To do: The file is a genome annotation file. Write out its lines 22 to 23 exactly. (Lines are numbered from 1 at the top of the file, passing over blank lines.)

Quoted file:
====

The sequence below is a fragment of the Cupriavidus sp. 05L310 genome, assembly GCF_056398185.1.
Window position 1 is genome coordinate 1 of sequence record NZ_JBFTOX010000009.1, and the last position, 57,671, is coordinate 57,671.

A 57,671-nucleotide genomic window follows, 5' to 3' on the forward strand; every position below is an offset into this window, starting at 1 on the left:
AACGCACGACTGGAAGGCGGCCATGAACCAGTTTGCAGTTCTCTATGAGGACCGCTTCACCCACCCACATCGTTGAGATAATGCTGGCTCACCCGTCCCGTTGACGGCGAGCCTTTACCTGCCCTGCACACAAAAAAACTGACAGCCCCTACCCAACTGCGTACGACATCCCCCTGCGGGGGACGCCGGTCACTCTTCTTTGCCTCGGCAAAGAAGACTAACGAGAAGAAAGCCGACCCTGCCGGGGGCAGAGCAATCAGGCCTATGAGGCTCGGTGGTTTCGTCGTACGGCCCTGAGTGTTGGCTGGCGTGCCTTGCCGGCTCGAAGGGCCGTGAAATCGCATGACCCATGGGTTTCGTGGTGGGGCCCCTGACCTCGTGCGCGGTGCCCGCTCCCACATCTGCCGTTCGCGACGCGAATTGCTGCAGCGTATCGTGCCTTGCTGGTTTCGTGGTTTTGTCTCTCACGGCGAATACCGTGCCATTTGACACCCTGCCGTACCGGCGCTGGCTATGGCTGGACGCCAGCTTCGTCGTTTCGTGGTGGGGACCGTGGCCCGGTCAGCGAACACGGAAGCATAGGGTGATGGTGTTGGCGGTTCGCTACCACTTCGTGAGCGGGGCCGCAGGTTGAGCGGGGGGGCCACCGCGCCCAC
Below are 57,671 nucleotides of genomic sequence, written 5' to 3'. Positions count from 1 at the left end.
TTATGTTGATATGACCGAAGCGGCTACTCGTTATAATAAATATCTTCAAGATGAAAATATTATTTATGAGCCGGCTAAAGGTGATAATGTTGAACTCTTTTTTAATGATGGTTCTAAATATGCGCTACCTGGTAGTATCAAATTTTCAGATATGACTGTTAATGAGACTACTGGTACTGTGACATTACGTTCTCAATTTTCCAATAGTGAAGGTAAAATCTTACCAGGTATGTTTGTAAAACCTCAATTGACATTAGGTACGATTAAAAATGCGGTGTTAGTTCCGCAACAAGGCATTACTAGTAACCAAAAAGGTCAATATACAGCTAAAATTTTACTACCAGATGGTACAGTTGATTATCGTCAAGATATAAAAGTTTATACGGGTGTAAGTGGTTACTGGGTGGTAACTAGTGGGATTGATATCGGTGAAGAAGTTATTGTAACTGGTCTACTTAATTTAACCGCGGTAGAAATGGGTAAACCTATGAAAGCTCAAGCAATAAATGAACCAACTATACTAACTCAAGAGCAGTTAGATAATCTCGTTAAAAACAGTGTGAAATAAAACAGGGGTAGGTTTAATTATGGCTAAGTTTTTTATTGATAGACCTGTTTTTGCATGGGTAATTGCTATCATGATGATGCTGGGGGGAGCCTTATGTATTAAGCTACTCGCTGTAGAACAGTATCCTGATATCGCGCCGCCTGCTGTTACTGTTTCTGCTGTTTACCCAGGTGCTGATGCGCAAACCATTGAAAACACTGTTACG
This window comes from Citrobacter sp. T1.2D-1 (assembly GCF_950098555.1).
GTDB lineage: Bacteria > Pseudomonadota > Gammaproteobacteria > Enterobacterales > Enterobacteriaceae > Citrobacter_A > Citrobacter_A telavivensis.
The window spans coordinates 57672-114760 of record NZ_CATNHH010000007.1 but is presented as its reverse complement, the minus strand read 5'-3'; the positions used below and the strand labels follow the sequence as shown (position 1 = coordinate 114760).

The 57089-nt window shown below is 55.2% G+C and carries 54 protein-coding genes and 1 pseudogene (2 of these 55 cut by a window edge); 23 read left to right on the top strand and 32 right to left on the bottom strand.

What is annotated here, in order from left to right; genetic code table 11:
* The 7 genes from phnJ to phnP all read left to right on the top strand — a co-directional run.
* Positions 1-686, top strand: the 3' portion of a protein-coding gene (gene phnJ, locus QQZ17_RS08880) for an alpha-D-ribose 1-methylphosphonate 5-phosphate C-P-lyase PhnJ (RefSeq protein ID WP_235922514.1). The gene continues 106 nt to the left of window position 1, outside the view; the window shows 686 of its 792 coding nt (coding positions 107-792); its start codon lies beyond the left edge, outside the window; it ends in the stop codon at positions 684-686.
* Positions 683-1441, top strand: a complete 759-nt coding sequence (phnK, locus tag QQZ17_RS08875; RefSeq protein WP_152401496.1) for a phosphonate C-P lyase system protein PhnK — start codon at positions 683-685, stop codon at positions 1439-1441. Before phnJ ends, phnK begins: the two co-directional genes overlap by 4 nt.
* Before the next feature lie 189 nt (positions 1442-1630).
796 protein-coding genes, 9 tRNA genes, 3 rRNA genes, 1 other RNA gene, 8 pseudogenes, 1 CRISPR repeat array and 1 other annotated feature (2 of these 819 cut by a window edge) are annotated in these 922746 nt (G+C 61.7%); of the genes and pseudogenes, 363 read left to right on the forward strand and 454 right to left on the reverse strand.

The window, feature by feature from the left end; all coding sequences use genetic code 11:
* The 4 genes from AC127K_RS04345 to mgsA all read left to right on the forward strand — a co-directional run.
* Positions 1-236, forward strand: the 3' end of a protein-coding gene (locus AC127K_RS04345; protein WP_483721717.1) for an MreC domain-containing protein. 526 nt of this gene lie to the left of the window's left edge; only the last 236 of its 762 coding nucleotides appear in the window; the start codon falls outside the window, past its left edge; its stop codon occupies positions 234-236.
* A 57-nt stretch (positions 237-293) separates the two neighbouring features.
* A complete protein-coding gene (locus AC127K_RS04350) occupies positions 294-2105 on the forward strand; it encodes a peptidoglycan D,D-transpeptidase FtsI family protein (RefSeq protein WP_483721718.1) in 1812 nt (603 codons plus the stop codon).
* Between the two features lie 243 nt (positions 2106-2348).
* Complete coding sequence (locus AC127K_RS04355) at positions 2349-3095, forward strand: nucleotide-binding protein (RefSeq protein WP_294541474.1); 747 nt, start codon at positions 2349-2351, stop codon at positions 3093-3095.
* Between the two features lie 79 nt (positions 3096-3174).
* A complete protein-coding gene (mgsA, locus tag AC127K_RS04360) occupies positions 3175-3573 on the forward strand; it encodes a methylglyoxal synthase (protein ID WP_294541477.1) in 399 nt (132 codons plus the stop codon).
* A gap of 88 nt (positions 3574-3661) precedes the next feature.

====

* Between the two features lie 243 nt (positions 2106-2348).
* Complete coding sequence (locus AC127K_RS04355) at positions 2349-3095, forward strand: nucleotide-binding protein (RefSeq protein WP_294541474.1); 747 nt, start codon at positions 2349-2351, stop codon at positions 3093-3095.